Thaksin's wife in tax fraud probe
Former Thai prime minister's family members accused of tax evasion.
Last Modified: 22 Nov 2006 10:33 GMT

Thaksin's wife Pojaman is being investigated
for tax evasion


Thailand's anti-corruption agency is considering criminal charges against the wife and brother-in-law of Thaksin Shinawatra, the deposed prime minister, for allegedly failing to pay nearly $15 million in taxes.
It says Thaksin's wife, Pojaman, called the transfer of 4.5 million shares to her brother "a gift", to avoid paying tax on it.
The military appointed investigators ordered Bhanapot Damapong, Thaksin's brother-in-law, to pay nearly $15 million in taxes.
A ruling is expected next week, in what could be the first graft conviction against Thaksin and his family since he was ousted in a military coup on September 19.
Bhanapot was chairman of Thaksin's media empire, Shin Corp, at the time of the deal in 1997.
Thaksin transferred shares in Shin Corp to relatives and associates, including one of his maids, Duangta Wongpaki, before taking public office.
Investigators say Thaksin's wife, Pojaman, subsequently bought the shares from Duangta and transferred them to her brother, calling the "a gift" to avoid tax.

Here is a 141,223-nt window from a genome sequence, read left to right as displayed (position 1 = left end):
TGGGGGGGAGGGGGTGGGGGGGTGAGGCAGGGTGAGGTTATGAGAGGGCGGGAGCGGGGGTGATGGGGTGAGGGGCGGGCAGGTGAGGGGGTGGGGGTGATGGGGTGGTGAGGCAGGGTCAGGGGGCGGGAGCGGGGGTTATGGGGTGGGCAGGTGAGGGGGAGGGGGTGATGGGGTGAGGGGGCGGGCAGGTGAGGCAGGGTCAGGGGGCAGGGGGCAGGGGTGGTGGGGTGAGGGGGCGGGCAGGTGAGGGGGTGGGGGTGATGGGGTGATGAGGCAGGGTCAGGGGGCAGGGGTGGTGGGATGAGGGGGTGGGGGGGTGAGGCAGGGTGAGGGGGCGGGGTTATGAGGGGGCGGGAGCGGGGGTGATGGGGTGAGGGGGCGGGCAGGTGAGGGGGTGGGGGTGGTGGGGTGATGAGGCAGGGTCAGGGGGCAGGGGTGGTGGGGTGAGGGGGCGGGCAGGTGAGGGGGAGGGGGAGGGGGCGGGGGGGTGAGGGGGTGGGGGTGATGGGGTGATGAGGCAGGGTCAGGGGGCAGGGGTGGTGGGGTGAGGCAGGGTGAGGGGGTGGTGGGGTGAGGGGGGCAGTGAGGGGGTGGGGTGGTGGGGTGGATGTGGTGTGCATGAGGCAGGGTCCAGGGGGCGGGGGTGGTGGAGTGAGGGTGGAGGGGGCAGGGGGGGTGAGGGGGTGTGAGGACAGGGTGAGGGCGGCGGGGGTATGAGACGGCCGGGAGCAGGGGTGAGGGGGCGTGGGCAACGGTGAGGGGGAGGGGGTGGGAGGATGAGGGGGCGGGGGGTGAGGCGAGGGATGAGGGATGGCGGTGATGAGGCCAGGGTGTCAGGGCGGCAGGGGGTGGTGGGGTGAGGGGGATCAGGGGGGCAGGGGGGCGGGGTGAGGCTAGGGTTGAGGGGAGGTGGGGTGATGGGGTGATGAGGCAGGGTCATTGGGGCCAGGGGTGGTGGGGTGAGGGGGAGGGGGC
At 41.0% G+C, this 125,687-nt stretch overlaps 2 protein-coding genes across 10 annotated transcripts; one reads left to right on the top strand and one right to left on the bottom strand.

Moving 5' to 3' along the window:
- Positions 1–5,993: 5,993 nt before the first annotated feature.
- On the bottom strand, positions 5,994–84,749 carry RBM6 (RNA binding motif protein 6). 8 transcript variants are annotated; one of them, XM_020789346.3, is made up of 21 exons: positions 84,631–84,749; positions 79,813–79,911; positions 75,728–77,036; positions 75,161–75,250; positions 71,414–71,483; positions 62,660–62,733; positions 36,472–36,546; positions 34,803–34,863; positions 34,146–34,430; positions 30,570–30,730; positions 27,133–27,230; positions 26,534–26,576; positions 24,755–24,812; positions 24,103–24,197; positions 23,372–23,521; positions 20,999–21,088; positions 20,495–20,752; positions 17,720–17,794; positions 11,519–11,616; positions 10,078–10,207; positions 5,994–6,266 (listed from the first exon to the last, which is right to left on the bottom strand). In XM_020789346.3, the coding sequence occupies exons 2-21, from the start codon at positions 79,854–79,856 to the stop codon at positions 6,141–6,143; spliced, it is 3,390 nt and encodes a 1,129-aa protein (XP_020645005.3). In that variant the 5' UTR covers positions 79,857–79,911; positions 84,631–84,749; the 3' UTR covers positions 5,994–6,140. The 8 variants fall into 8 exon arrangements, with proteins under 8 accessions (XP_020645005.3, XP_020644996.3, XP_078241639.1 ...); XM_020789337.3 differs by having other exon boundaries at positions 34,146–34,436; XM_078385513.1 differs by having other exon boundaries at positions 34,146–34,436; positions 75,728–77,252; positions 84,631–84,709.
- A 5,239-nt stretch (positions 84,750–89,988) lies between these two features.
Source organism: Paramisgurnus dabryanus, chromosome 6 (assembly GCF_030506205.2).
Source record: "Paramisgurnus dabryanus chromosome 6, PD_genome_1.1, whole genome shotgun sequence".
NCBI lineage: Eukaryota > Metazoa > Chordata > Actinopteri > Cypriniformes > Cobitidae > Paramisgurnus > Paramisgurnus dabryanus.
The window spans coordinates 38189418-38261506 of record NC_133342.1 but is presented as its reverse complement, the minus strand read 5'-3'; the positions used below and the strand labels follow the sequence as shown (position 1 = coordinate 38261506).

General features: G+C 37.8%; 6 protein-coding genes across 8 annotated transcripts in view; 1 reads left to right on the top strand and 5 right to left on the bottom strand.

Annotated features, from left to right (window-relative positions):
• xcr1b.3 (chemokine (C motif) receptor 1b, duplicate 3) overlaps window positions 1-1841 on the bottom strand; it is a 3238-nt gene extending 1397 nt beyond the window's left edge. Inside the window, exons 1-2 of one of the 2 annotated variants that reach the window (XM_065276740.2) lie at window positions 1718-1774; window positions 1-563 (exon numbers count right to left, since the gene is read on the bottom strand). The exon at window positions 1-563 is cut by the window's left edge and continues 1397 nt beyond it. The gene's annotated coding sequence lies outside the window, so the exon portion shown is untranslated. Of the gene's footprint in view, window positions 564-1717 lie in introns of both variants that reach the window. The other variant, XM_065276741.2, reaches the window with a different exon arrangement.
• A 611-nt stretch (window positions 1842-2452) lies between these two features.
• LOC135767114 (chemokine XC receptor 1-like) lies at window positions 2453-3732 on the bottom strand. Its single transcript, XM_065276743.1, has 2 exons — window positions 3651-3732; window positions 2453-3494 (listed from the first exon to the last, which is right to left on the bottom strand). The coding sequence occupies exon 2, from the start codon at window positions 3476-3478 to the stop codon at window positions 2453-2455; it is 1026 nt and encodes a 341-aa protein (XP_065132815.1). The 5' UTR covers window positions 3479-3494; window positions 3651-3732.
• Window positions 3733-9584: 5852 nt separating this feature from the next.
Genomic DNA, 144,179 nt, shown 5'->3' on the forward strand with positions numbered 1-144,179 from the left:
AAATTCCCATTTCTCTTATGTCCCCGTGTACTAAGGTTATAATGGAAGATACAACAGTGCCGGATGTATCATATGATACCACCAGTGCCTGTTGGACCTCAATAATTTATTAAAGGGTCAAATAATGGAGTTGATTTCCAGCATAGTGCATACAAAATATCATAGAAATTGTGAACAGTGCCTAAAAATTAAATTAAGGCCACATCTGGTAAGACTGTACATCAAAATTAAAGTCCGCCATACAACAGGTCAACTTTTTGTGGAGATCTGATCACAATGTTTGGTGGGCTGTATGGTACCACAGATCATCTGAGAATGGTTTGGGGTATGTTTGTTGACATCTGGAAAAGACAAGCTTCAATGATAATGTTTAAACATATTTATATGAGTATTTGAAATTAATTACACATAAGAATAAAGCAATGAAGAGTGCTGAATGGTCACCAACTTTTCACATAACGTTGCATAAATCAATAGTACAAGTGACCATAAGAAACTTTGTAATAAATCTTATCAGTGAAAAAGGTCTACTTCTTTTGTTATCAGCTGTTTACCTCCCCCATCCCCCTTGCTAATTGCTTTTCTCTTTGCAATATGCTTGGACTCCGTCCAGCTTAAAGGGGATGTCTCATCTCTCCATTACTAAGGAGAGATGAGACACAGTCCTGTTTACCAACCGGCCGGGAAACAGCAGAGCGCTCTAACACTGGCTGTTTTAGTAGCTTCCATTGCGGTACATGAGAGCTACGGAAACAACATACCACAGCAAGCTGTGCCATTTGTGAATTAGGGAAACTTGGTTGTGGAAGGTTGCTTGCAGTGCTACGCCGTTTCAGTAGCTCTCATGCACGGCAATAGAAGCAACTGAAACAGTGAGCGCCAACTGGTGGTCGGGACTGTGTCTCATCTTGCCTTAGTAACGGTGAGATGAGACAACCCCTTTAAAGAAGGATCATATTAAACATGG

The anti-graft agency says Pojaman and Bhanapot engaged in illegal activity to avoid paying taxes and ruled the deal a handout.
In a separate case, Thailand's revenue department ruled that Thaksin's son and daughter would have to pay taxes on the family's sale of Shin Corp earlier this year to Temasek Holdings, the Singapore government's investment arm.
Drugs war probe
Last week, the Thai government ordered investigations into alleged abuses during Thaksin's "war on drugs" campaign.
About 2,500 people were killed during the campaign which started in 2003. Thaksin's government said the deaths were largely the result of drug dealers killing each other.
But rights groups say they were mostly due to extra-judicial killings by police.
Thailand was inundated with methamphetamine from neighbouring Myanmar at the time the campaign kicked off. It initially succeeded in cutting off supply, but anti-drug agencies say business soon returned to normal levels.
Thailand's military leadership has come under criticism in recent weeks for not being aggressive or decisive enough in fighting and investigating graft.
It has also come under fire for giving top government posts to soldiers.
The interim government used Thaksin's "high crimes" as justification for the coup and has promised to make curbing corruption a top priority.
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